November–December 2020:
From the Editors

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As 2020 draws to a close, we can’t help looking back at this year in which the biopharmaceutical industry has received more attention than ever before — scientifically, politically, and otherwise. We editors always have been conscious of (and pretty good at) separating our work and home lives. As many of you have learned this year, that’s an important part of working from home, which we’ve been doing for over a decade. But in recent months, reading the news and scrolling through social media seem to have become an extension of our work.

We’ve often wished that the general public better understood the realities of the biopharmaceutical industry. Before 2020, the attention you did get tended to be related to high prices and questions over bioethics. Now we see how that general lack of understanding translates to impatience with vaccine and treatment development timelines as well as legitimate concerns over safety and the supply chain. The outward messaging of your major lobbying organizations — the Biotechnology Innovation Organization (BIO) and the Pharmaceutical Research and Manufacturers of America (PhRMA) — can become politicized, which obscures the public’s view of your day-to-day concerns.

Public focus on the goal of getting back to “normal” as soon as possible doesn’t include some important concerns. We see those news items buried in sections of the paper that can indicate lesser importance. We’re all impatient for a vaccine, but what trade-offs should we accept? What if putting that first interrupts manufacturing capacity and distribution chains (and availability of raw materials) for other critical medications? Other portfolio products have ongoing capacity reservations with contract manufacturers. What gets put on hold, and for how long? Should the biopharmaceutical industry publicize more effectively the need for regulatory harmonization to enable manufacturing in other countries in response to these shifting demands? What trust issues about such practices linger in the public’s mind? Do people truly understand the potentially devastating effects of an ineffective or damaging vaccine — one launched too early — that could increase distrust of vaccination in general? You might overwhelm people with the complexities of “damned if you do, damned if you don’t,” but a public lacking some basic understanding of these relationships will put pressure on the industry to skip important steps.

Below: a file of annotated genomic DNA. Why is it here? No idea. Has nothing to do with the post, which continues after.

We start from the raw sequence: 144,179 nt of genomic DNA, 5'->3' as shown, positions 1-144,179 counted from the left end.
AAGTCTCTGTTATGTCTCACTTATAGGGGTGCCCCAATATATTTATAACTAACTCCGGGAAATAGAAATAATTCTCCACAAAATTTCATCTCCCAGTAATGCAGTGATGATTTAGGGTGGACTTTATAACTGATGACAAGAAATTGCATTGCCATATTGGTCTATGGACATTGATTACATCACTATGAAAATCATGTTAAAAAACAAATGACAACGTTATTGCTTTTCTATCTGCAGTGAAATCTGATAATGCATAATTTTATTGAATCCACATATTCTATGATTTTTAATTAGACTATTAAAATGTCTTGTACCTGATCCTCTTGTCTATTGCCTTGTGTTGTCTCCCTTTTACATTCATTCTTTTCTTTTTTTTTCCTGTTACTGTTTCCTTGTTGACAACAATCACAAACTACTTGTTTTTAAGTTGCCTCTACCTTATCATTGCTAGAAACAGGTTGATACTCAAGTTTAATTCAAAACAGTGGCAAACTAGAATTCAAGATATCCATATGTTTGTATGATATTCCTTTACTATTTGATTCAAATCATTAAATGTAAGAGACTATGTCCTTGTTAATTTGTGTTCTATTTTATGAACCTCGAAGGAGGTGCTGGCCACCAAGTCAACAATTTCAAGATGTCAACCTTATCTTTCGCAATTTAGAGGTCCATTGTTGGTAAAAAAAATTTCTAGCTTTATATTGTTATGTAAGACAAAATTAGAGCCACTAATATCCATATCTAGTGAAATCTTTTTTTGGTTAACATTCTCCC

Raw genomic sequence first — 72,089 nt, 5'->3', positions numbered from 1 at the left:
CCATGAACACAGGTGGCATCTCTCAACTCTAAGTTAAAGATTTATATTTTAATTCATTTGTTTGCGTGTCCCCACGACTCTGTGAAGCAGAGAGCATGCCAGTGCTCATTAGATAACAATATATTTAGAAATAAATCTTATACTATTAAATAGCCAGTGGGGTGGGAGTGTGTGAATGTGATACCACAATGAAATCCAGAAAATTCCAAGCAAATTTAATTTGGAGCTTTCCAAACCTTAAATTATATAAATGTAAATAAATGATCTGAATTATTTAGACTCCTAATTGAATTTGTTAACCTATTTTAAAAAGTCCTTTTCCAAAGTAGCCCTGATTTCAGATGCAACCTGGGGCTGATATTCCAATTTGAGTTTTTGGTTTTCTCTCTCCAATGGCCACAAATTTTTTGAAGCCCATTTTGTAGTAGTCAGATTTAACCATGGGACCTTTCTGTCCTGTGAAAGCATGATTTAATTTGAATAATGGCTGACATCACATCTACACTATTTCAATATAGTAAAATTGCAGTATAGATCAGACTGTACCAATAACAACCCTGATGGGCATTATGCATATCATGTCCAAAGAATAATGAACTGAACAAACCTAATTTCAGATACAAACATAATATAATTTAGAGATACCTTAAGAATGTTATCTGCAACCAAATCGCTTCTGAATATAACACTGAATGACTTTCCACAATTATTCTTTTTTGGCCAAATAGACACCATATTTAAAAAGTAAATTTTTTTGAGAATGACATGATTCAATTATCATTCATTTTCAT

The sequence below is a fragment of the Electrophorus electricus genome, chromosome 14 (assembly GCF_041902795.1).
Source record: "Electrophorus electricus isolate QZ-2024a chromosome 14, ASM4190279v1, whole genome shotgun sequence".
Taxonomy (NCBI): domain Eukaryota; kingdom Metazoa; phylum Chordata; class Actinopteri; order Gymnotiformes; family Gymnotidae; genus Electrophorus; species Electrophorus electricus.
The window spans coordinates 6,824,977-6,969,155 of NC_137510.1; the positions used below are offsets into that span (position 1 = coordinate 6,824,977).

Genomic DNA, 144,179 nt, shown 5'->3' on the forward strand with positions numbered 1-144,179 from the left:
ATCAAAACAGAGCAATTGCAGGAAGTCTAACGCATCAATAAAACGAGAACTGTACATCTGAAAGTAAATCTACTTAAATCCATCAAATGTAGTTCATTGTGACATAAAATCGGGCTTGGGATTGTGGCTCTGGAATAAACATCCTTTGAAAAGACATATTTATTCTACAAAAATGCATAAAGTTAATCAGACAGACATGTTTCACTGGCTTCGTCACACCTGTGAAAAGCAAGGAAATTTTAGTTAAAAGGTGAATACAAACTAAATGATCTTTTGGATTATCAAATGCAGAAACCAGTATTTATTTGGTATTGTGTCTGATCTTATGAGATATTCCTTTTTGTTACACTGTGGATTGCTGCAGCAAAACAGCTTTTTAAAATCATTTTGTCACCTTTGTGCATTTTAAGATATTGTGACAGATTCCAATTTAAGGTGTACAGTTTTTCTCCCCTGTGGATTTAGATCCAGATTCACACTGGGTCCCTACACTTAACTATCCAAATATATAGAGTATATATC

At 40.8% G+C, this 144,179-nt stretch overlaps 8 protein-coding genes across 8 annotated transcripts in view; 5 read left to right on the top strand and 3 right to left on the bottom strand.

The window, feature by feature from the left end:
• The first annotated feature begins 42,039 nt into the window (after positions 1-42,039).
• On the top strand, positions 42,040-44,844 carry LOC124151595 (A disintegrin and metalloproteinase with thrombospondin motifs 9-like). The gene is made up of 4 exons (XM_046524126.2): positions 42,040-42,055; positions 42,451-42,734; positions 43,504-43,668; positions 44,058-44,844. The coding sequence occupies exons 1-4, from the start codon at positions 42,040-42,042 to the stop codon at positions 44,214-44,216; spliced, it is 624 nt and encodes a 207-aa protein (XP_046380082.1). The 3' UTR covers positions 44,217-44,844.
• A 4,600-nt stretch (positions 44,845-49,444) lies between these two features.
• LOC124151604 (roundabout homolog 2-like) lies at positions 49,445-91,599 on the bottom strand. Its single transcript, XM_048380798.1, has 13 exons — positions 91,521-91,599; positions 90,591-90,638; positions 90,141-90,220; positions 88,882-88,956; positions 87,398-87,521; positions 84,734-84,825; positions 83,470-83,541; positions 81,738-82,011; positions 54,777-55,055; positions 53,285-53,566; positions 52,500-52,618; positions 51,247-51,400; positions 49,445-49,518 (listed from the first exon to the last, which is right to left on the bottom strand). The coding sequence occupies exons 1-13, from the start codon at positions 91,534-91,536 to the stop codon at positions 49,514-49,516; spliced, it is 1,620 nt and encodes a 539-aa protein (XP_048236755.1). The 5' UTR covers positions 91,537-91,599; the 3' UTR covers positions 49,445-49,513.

The big picture we editors see as supporters of your industry includes everything from the technical nitty gritty to regulatory oversight to business trends. This year’s pandemic response has drawn from recent work among regulators, suppliers, service providers, and drug developers toward finding a new balance between safety and speed to market. Without that foundation to build on, the amazing progress you’ve made so far would not have been possible. But outside observers still complain, and politicians still try to make promises you can’t possibly keep without breaking the very important rules of safety, efficacy, and quality — not to mention the basic logistics of manufacturing and distribution.

Don’t let it get you down. Stay the course. We know your companies can’t take the legal and financial risk of moving too fast. That’s key no matter what kind of product you’re making, whether a pandemic vaccine or antibody for cancer, cell/gene therapy or recombinant nonantibody protein. We’re impressed by the industry leaders who’ve come together to make a public commitment to putting out the best possible products as soon as possible without cutting corners. That commitment is worth reiterating in this noisy information age — many people miss things the first time around.

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